The World's #1 Renewable Energy Network for News, Information, and Companies.
Untitled Document

Shoring up Solar in Massachusetts

Massachusetts officials are preparing to take a number of steps to shore up one of the state’s key solar power subsidies, including spending millions of dollars to buy up the credits developers use to help finance their projects.

Solar installations have spread rapidly in Massachusetts over the last year and a half, thanks in large part to a series of state and federal subsidies. Gov. Deval Patrick just last month held a press conference on the solar-paneled roof of a South Boston building to announce that the state had achieved his goal of 250 megawatts of installed solar capacity four years ahead of time. He set a new target of 1,600 megawatts by 2020. 

But the rapid growth of solar power in Massachusetts has flooded the market with one of the special credits developers use to finance their projects, driving down their price and threatening to bring a halt to the industry’s expansion. The Patrick administration is now trying to siphon off some of the excess supply so prices can stabilize.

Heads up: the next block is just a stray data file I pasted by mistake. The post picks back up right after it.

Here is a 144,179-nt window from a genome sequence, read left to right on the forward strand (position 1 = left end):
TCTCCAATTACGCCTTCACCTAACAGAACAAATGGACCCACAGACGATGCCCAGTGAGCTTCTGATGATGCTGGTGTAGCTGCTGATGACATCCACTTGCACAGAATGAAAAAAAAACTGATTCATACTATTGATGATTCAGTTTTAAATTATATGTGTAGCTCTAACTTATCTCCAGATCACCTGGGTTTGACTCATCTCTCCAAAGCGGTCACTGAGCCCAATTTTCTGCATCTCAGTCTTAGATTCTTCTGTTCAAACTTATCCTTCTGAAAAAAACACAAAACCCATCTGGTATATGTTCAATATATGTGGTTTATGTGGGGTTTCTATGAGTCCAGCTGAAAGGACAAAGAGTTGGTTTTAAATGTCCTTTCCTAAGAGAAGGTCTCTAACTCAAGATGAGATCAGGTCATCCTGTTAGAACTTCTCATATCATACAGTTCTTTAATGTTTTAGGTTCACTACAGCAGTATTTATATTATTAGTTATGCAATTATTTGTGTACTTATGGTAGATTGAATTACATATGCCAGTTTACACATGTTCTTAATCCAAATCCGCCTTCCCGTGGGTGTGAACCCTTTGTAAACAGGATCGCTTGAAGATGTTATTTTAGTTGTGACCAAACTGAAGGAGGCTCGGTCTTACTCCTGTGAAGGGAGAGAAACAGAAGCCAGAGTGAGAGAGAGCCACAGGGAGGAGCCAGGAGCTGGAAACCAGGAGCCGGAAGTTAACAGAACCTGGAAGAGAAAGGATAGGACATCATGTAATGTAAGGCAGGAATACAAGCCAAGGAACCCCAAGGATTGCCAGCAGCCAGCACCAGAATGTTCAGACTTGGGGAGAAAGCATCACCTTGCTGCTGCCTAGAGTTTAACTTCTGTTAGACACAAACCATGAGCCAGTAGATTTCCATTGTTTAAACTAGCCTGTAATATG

“There’s an oversupply in the marketplace,” said Dwayne Breger, the state’s director of renewable and alternative energy development. “We’re trying to get the market back into equilibrium.” 

The moves by the Patrick administration are another sign of how dependent solar power is on two subsidies that are ultimately paid for by electric customers across the state. One credit pays solar power generators an inflated price for their electricity. The other credit, called a solar renewable energy credit, or SREC, pays them simply for producing solar electricity.